Music has many benefits for Alzheimer's patients.We all respond to music on a very deep level, especially the music we remember from our childhood and teenage years. Some pieces cause an automatic, powerful flood of memories. It’s not hard to understand that music can be beneficial to Alzheimer’s patients. But what you may not know is just how pervasive these benefits are. Music can alleviate pain, improve sleep, ease anxiety, and boost one’s mood. Indeed, it can sometimes do more to stimulate healing than conventional medicine. Music has been demonstrated to release the feel-good chemical serotonin and decrease cortisol, which is associated with stress. How does this work for Alzheimer’s patients specifically? Seniors who are new to assisted living are in an unfamiliar place, and this change can result in negative psychological effects like aggression or aggitation. But a meaningful song takes them back to the familiar, and as a result they become more comfortable in the new environment and easier for caregivers to work with. The senior may be smiling, tapping their feet, or even swaying in place: their joy is palpable. Some experimenting with music and seniors have found that this technique can lessen or even eliminate the need for drugs that treat depression and anxiety – at a much lower price than the cost of these expensive treatments! Consider getting your loved one some sort of music player as a gift, so that they can listen to songs of their choice whenever they want to. Some have found dramatic effects when giving seniors iPods or other digital music players, but even a less cutting-edge CD player will do if it’s easier for your loved one to handle. Use upbeat music stimulate: to help motivate mom to move towards her bath, for example. Songs with slower tempos can be used to help your loved one calm down or fall asleep. Encourage movement and singing along to help increase the benefits. Before you know what songs they’ll enjoy, watch their reactions carefully. A song that is beautiful to one person may evoke feelings of sadness in another, for example. Stay away from music that has commercials, such as that played over the radio or by a streaming service such as Pandora. These interruptions can confuse Alzheimer’s patients. Also make sure that there aren’t too many other distracting noises in the room, and don’t turn the volume up too loud. Bringing music into your loved one’s world may seem like a small change, but it’s likely to make their life dramatically better.
Our Los Angeles assisted living features fun activities.For individuals experiencing memory loss due to conditions like Alzheimer’s disease, memory boxes can be a great way to help them recall their past, even if for a brief period of time. Memory boxes can be a collection of your loved one’s favorite objects from childhood or can even be items that capture the essence of a time. These projects can be a great way to reconnect with loved ones suffering from dementia when talking and other approaches don’t seem to have much of an effect. Memory boxes work by capitalizing on a person’s senses in order to help trigger memories from long ago. They’re filled with objects that the individual can touch, smell, and see, with the hope that the person will be brought back to the point in time that they experienced such sensations. Sometimes these objects can be the only way back to a forgotten memory. Setting up a memory box is easy. All you’ll need is a box of the size of your choosing and various items and objects that you’ll use to decorate it. This box is something that will carry meaning for you and your family member, and what’s inside of it will be more important than how the box itself looks. Now comes the fun part. Any objects that your parent or loved one once owned or used in the past are fair game. Perhaps there is a ring, necklace, or other piece of jewelry they frequently wore before moving to assisted living. Maybe you have old photos of them in their prime that will help them recall a particular time period. Even something as seemingly trivial as a piece of fabric could spur old memories to the surface, just from the touch or feel of the material. Once you have assembled the memory box, it is now time to present it. You’ll want the recipient to handle each object for some length of time, allowing their senses to respond. You can ask them to talk about the object, describe it, or simply free associate about any thoughts or feelings that the object brings up. If you are feeling at a loss for objects to put inside the memory box, don’t despair. Other relatives may be in possession of objects that have significance to your loved one. If not, you can easily find objects on your own. A great start would be to visit a local antique or hobby shop. Here, you will find many different items from past time periods that will help bring your loved one back to a time when they were younger. For example, memorabilia from World War II could spark a story about the family’s victory garden. There’s no set formula for putting together a memory box. Anything that carries meaning for your loved one should work just fine. This article has a few ideas if you’re stuck: How to Make a Memory Box.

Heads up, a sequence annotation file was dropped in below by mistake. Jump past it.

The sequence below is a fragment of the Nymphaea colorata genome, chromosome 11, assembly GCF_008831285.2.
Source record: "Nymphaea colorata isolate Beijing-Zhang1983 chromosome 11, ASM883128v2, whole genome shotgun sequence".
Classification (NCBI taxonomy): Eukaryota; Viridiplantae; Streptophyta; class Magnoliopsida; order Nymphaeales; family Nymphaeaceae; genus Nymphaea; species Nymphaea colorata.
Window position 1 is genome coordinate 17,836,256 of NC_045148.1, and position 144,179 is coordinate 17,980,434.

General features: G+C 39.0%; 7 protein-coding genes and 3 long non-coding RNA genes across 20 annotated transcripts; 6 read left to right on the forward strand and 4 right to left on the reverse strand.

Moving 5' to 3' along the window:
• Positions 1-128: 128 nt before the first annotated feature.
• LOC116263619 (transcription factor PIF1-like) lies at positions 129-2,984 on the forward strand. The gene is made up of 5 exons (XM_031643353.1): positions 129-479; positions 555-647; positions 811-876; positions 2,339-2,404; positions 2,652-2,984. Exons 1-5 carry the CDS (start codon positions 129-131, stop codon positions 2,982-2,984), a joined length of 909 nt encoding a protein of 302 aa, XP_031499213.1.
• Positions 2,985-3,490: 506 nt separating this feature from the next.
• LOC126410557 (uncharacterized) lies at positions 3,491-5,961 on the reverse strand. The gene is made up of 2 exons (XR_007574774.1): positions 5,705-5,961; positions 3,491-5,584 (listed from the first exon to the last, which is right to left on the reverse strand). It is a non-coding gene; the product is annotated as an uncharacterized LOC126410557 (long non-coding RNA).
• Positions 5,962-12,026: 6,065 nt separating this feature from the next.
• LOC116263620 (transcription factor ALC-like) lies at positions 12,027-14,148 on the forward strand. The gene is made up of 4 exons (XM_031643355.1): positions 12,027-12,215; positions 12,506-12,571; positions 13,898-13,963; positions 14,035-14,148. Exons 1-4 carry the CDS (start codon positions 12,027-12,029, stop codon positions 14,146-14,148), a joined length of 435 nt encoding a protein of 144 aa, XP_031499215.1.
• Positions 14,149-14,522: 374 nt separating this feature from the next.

When birthdays or holidays come around, people want to do something nice for the older people in their lives who are now assisted living residents. But figuring out what to give can be a challenge. Below are some gift ideas that senior will appreciate. Personal Mementos If the resident doesn’t have already have one, gather as many addresses as you can for them into a fancy address book. Enlarge a family photo for the wall (perhaps your loved one’s favorite photo of themselves in their younger days), or put together a photo album. You can buy items like coffee mugs or calendars that are customized with family photos. As long as your loved one can see the electronic screen, a digital picture frame will always give them something new to see. Some can even have pictures added to them remotely, which makes it easy for far-flung family to add their own contributions. Small Decorations A plant or flowers in a vase that you can refill every time you visit can really brighten up a room. If they have a tree outside their window, setting up a bird feeder for them that you refill periodically would be a wonderful treat. Give decorations related to an upcoming holiday for a festive change. Air fresheners or flameless candle burners make a strange room feel a little more like home. Media A subscription to a magazine or newspaper is a wonderful gift. Not only does the resident get reading material, but they also have the joy of getting interesting mail! You may choose a publication from a favorite town or city they once lived in. They would also love a CD or tape of their favorite music, or an inexpensive DVD player with movies or favorite TV shows. Books always make great gifts, but keep in mind that the resident may not be able to see well. Organizations that make materials for the visually impaired can be helpful resources in these situations: some even offer materials for free. Or you can just buy books on tape. There are even services that act like Netflix for audio books, so your senior will always have something new to listen to. Don’t forget headphones! Big old-fashioned ones are easier for seniors to handle than earbuds. Cozy Comforts Anything to keep residents warm and comfortable will likely be appreciated, especially if it’s easy for them to put on and remove. Bed jackets, shawls, and blankets are a great choice. Even though we think of them as being kids’ toys, a doll, teddy bear, or other stuffed animal can be very welcome. Practical Items Stationery and stamps are popular, especially for residents with far away friends and family. An electric toothbrush may be useful. A resident who uses a walker will get a lot of use out of a basket or pouch that they can attach to carry things. Anything related to a hobby that your loved one can still enjoy will help them feel good about themselves and keep their mind active. A flashlight might make them feel a little safer, and a fan is helpful if your resident tends to be hot. A clock with large numbers is also a great idea. Yourself What will make your loved on happiest is quality time spent with you. You don’t need to make awkward conversation for an hour if you’re not very talkative – instead you can choose an activity on the schedule to participate in with your resident. You can also volunteer to lead or help with an event, and allow your loved one to brag about how well you did later. Simply reading aloud to them counts as quality time. You can also videotape family events, such as a school band concert or a birthday party, and show it while recounting all the behind-the-scenes stories. Don’t forget to bring the kids! Time with children is especially welcome. Family members who live far away can record messages or stories that the senior can listen to again and again, or can send cards or letters. Your loved one may also enjoy a visit from a pet. You likely won’t be able to bring an animal into the facility, but you can bring the resident outside and have them meet the animal there. Residents will appreciate little trips outside the facility. Some ideas include a tour of the Christmas or Halloween decorations in nearby neighborhoods, getting an ice cream cone, watching a child’s sports game, or even just cruising around on a nice day. Short walks in nice weather will be appreciated too. Meals that are home cooked or from a favorite restaurant are a special treat. Even something like pizza or Chinese can be wonderful since it’s not something residents have often anymore (make sure this is OK for the resident’s diet). When buying gifts for your loved one, the key thing to remember is that this is a situation where less is more. Bulky or heavy gifts take up a lot of space, and even trinkets and magazines can easily become clutter in a small room. It’s usually best to avoid expensive gifts as it’s a real possibility that another confused resident can mistakenly wander off with something. For many seniors, at this point in their lives it’s the simple pleasures that matter most, and what will make them the happiest is knowing that you care and are thinking about them.